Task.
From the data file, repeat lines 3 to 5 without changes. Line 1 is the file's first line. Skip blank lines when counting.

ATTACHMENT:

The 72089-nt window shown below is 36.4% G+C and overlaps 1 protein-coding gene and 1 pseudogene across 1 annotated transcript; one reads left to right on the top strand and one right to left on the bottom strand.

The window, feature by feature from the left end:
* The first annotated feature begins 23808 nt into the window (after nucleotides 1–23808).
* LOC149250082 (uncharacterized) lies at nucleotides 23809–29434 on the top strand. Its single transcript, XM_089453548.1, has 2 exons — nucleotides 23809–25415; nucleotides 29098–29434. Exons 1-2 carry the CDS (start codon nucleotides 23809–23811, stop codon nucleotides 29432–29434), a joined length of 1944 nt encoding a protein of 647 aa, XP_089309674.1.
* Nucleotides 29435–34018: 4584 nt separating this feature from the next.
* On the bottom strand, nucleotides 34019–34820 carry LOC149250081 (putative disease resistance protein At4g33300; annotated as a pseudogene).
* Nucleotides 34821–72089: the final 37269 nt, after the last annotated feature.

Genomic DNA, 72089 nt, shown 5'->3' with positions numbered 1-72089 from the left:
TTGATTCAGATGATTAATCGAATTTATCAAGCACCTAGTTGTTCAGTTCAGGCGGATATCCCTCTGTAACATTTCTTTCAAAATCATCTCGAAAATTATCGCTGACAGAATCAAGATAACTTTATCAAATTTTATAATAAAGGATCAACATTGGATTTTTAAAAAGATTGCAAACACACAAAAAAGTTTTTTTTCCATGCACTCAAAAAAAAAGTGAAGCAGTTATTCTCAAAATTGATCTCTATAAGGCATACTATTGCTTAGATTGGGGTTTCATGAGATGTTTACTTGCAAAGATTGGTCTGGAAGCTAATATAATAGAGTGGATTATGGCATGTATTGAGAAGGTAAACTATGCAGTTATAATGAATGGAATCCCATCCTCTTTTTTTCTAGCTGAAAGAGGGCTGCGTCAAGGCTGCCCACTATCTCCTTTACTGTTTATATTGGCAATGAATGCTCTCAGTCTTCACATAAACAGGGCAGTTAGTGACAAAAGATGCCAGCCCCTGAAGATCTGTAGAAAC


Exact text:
* The first annotated feature begins 23808 nt into the window (after nucleotides 1–23808).
* LOC149250082 (uncharacterized) lies at nucleotides 23809–29434 on the top strand. Its single transcript, XM_089453548.1, has 2 exons — nucleotides 23809–25415; nucleotides 29098–29434. Exons 1-2 carry the CDS (start codon nucleotides 23809–23811, stop codon nucleotides 29432–29434), a joined length of 1944 nt encoding a protein of 647 aa, XP_089309674.1.
* Nucleotides 29435–34018: 4584 nt separating this feature from the next.